Joshua Henk Balsters
Joshua Henk Balsters graduated in 2005 with an undergraduate degree (BSc Psychology) from Royal Holloway University of London. He continued his doctoral studies at Royal Holloway using fMRI to investigate ‘Cerebellar Contributions to Cognition’ under the guidance of Dr Ramnani (viva 2008, graduated 2009). In 2008, Dr Balsters became a Postdoctoral fellow at Trinity College Dublin (employed by GlaxoSmithKline) under the supervision of Prof Robertson, using simultaneous EEG/fMRI to develop novel biomarkers of healthy ageing and pharmaceutical intervention. In 2012, Dr Balsters became a Postdoctoral fellow at the ETH Zürich working for Prof Wenderoth leading his own line of Autism research focussed on using fMRI to investigate brain connectivity during rest and task (social decision making). Dr Balsters returned to Royal Holloway in 2017 as a new lecturer. His current research is focusing on comparative (i.e. animal to human) and computational approaches to investigating Autism Spectrum Disorder, primarily using resting state fMRI and decision-making paradigms.
Please click here for more details on Dr Balsters’ previous research
Rebecca completed her PhD in psychology at King’s College, London in 2015, and joined Royal Holloway as a lecturer in 2017.Her main research interests are emotional abilities and alexithymia in autism. Alexithymia is a personality trait associated with difficulties recognising one’s own emotions, and Rebecca’s research investigates the separate effects of alexithymia and autism itself on emotional abilities. Rebecca is also interested in the link between autism and inteorception (the ability to perceive one’s own bodily states, such as temperature, muscle ache, hunger and pain). Rebecca’s current research also focuses on facial recognition abilities in autistic people. This includes the ability to recognise facial expressions of emotion, and recognising who a person is from their face. You can find out more about Rebecca’s previous research here.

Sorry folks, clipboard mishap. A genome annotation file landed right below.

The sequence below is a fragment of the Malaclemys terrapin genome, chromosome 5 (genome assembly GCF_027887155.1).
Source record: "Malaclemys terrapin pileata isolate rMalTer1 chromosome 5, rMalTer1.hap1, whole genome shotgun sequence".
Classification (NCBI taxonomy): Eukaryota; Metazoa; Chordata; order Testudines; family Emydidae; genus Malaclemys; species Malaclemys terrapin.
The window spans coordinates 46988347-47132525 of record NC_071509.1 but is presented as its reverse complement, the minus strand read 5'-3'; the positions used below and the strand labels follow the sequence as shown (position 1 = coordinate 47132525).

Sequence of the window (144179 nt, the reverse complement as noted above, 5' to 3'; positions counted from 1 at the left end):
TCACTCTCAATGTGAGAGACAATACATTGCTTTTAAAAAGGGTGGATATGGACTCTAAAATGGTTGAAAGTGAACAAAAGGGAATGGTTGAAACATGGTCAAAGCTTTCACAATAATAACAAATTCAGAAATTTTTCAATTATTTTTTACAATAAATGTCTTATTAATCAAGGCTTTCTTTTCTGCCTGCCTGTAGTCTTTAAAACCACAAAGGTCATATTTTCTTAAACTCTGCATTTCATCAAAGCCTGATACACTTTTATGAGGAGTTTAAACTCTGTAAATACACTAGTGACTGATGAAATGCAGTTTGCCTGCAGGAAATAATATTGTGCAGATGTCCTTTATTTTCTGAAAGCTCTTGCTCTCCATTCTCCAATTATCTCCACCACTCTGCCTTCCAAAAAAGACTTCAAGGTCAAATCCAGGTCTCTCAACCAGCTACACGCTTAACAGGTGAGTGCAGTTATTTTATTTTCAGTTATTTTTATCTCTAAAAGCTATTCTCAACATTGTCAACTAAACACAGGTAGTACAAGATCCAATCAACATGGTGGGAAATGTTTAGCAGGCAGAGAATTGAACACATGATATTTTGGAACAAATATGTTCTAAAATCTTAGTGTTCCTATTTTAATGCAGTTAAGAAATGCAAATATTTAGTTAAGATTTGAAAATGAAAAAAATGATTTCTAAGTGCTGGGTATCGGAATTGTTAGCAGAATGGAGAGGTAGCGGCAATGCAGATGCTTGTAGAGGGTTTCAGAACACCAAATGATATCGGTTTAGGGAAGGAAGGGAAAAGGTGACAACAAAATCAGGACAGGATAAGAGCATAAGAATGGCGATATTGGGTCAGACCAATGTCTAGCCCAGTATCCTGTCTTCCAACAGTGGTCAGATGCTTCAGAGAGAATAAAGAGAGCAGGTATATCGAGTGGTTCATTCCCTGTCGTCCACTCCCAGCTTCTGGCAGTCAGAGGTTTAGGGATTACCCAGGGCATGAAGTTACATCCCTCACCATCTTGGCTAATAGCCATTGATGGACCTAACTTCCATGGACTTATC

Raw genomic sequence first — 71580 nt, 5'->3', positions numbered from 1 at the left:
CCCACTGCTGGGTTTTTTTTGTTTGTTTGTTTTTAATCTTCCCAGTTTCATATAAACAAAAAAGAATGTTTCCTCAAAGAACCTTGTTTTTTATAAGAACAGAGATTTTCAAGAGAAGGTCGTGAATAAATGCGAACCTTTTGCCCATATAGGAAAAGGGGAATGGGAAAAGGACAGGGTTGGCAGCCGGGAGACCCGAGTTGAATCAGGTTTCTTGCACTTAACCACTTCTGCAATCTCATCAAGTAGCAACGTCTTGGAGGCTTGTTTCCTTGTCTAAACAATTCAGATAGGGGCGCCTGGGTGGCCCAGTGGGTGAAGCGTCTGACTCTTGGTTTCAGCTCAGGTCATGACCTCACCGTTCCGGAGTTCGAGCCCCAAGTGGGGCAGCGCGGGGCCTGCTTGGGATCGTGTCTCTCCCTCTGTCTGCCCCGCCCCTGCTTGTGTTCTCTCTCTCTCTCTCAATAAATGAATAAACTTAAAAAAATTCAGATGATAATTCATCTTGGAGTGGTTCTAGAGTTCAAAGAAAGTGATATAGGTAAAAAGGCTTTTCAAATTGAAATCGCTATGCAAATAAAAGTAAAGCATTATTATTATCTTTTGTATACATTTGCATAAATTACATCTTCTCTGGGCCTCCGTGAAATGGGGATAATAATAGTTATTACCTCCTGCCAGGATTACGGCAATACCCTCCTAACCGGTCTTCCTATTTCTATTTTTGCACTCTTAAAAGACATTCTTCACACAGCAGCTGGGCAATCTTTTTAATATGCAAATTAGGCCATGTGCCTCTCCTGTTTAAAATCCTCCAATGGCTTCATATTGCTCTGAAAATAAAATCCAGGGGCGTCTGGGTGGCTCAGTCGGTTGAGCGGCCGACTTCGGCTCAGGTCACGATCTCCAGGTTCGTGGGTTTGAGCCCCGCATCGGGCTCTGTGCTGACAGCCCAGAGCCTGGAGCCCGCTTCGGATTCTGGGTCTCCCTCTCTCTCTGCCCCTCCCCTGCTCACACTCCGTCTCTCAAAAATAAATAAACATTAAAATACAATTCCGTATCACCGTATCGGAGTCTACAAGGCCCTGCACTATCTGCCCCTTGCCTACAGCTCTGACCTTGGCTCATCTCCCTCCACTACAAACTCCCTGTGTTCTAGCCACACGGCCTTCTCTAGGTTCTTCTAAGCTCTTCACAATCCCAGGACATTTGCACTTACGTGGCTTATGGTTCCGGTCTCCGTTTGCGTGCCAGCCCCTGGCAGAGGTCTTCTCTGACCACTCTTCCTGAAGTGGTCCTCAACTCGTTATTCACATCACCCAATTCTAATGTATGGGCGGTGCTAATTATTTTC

Eilidh completed her PhD in 2014 at the Centre for Research in Autism and Education (CRAE) at the UCL Institute of Education. Her PhD investigated reputation management in individuals on the autism spectrum, noting that autistic individuals could be concerned about their reputation. In 2015, Eilidh started at Royal Holloway, and is now a Lecturer (Teaching Focused) within the Psychology Department. Her research currently considers a number of topics including autistic identity, camouflaging, autism acceptance and mental health. She is particularly interested in understanding how we can best support autistic students at university and beyond. Eilidh is also passionate about involving autistic people in autism research, and set up Autism Research Allies in 2016 (http://auraresearch.wixsite.com/home). You can find out more about Eilidh’s research by visiting her Royal Holloway profile.